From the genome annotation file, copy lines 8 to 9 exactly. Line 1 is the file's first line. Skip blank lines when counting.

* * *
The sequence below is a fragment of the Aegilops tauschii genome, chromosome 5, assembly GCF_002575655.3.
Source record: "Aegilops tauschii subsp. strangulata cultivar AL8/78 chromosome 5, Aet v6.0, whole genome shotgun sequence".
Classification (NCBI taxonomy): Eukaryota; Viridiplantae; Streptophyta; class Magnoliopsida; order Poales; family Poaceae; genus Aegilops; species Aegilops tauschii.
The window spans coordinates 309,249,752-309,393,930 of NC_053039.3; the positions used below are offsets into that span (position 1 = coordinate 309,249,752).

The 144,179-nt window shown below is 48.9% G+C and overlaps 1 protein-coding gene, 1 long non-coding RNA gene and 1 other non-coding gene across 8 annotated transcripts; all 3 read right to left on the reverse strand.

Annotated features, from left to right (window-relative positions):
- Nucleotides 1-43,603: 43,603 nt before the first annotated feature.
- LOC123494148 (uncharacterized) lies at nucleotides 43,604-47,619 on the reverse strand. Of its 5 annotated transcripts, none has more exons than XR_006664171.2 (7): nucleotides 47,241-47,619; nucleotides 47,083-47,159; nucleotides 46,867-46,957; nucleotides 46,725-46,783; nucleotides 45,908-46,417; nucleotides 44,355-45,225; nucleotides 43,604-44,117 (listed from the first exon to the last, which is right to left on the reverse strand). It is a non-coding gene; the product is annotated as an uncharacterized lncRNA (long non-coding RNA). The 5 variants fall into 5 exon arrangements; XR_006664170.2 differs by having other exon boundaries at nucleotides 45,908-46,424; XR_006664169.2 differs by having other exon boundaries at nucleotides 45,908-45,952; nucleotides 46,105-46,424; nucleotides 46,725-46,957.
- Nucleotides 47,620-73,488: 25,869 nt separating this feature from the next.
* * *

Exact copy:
- LOC123494148 (uncharacterized) lies at nucleotides 43,604-47,619 on the reverse strand. Of its 5 annotated transcripts, none has more exons than XR_006664171.2 (7): nucleotides 47,241-47,619; nucleotides 47,083-47,159; nucleotides 46,867-46,957; nucleotides 46,725-46,783; nucleotides 45,908-46,417; nucleotides 44,355-45,225; nucleotides 43,604-44,117 (listed from the first exon to the last, which is right to left on the reverse strand). It is a non-coding gene; the product is annotated as an uncharacterized lncRNA (long non-coding RNA). The 5 variants fall into 5 exon arrangements; XR_006664170.2 differs by having other exon boundaries at nucleotides 45,908-46,424; XR_006664169.2 differs by having other exon boundaries at nucleotides 45,908-45,952; nucleotides 46,105-46,424; nucleotides 46,725-46,957.
- Nucleotides 47,620-73,488: 25,869 nt separating this feature from the next.